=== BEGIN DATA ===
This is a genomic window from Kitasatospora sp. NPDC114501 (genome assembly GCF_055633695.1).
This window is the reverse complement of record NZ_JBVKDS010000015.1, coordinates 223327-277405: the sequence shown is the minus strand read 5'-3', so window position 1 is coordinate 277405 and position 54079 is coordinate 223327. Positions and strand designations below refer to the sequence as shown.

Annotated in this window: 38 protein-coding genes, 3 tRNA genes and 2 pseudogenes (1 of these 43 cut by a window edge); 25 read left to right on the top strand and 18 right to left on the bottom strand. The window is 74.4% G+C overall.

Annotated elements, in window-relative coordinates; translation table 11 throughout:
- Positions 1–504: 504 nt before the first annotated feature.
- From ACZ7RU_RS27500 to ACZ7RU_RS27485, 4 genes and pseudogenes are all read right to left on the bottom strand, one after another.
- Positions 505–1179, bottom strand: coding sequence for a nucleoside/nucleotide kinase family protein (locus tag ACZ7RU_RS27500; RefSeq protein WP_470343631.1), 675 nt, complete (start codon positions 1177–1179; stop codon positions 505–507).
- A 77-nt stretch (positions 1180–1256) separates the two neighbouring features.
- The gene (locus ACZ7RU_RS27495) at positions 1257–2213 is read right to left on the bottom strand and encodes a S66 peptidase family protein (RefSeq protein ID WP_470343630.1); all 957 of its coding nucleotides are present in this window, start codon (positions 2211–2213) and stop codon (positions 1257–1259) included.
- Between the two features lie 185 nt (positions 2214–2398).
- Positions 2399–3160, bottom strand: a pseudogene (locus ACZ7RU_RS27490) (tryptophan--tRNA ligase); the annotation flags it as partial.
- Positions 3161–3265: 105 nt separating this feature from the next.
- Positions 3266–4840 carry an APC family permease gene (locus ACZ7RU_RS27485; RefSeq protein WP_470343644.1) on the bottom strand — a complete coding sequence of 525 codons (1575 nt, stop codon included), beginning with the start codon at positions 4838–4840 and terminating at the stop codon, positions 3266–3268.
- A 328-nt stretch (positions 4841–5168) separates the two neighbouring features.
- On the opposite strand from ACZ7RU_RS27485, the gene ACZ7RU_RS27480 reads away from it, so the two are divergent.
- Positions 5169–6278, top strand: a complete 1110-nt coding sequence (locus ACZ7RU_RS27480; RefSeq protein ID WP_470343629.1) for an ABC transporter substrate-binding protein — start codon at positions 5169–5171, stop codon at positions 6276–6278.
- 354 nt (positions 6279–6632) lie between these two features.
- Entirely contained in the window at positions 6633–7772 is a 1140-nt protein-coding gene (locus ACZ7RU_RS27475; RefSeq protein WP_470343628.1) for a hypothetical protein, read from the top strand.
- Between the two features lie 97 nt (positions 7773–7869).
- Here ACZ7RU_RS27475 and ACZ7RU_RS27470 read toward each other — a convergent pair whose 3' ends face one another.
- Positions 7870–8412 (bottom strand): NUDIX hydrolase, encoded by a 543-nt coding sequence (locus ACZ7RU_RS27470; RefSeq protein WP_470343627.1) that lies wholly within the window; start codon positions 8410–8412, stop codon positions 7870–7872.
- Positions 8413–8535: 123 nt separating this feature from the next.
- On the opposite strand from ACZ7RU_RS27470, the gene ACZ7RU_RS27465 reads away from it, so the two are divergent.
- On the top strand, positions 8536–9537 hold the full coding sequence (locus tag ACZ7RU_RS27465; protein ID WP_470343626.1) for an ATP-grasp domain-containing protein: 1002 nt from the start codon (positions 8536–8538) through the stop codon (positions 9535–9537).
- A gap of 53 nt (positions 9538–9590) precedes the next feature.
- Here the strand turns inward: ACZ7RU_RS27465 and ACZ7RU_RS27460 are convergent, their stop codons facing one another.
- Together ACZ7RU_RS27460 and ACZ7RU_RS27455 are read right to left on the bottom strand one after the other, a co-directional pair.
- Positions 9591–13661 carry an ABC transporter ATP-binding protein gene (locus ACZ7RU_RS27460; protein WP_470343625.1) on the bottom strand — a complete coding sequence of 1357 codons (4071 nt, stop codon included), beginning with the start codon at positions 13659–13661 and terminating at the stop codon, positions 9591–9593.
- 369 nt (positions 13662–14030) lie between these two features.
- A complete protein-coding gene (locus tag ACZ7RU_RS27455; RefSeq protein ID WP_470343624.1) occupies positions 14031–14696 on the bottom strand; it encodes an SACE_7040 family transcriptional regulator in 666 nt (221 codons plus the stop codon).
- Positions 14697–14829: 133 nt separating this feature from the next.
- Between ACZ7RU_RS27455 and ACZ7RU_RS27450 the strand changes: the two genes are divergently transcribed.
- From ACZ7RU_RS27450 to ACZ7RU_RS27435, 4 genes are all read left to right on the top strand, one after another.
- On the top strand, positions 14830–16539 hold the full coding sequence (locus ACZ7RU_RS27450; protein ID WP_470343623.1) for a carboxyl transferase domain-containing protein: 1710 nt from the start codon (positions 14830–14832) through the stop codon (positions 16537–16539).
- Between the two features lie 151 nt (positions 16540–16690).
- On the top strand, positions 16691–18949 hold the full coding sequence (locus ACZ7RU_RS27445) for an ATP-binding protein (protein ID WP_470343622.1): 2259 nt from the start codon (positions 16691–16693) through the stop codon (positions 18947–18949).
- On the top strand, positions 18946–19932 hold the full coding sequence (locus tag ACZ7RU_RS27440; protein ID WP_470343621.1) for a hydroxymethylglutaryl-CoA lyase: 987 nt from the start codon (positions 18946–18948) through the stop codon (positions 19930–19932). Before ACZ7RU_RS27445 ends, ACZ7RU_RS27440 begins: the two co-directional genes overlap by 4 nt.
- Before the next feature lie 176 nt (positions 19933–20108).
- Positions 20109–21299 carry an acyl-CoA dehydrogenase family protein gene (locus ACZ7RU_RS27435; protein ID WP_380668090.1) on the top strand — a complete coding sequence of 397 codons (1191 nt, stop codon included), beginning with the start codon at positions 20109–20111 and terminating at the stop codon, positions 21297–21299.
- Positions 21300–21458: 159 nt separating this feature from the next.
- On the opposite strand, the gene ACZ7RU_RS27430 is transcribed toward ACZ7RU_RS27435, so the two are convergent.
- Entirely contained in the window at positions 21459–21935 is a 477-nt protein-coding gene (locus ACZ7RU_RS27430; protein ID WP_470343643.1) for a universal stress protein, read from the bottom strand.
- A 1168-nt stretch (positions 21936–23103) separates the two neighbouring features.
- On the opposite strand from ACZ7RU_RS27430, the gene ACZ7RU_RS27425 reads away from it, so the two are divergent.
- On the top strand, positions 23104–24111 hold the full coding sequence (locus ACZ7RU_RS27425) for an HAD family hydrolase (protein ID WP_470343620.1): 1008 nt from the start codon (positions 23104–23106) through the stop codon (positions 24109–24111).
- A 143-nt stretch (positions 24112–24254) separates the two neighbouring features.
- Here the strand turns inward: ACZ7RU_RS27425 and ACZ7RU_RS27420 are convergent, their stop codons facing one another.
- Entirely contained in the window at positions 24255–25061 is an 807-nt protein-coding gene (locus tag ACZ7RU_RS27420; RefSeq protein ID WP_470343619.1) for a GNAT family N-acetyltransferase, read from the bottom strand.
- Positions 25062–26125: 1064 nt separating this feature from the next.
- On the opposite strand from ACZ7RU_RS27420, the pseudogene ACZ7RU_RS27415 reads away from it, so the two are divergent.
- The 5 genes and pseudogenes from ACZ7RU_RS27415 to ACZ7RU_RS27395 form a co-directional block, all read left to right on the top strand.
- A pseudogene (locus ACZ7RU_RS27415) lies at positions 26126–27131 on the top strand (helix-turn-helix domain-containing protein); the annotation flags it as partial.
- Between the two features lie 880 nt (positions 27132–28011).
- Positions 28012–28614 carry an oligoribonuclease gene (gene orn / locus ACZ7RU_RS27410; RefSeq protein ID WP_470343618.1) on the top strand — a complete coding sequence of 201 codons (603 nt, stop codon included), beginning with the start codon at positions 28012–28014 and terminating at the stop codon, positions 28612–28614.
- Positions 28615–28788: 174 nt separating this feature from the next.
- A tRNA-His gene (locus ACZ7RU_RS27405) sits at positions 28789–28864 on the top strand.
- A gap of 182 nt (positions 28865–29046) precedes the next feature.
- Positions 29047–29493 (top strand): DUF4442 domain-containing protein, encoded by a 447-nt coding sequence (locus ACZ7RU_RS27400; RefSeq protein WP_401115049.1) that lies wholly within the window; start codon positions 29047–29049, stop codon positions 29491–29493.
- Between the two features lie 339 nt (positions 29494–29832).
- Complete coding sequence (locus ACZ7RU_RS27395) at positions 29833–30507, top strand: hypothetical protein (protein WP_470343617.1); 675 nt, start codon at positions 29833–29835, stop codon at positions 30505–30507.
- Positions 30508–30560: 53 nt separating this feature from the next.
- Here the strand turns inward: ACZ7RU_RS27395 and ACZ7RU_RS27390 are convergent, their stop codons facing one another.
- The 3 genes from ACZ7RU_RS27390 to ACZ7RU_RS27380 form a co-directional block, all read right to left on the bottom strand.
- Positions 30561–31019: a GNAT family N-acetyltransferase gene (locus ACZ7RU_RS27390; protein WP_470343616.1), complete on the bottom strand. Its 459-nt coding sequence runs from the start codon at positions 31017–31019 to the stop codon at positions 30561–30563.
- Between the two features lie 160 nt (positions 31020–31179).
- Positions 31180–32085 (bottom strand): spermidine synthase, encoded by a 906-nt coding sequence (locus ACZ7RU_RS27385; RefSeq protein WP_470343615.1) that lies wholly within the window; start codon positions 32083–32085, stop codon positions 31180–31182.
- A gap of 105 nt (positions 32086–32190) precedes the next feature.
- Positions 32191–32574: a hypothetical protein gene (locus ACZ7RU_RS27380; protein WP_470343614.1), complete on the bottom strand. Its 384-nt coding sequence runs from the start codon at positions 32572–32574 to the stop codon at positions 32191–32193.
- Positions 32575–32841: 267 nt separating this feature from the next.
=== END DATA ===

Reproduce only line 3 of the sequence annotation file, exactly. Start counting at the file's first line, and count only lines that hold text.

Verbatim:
Annotated in this window: 38 protein-coding genes, 3 tRNA genes and 2 pseudogenes (1 of these 43 cut by a window edge); 25 read left to right on the top strand and 18 right to left on the bottom strand. The window is 74.4% G+C overall.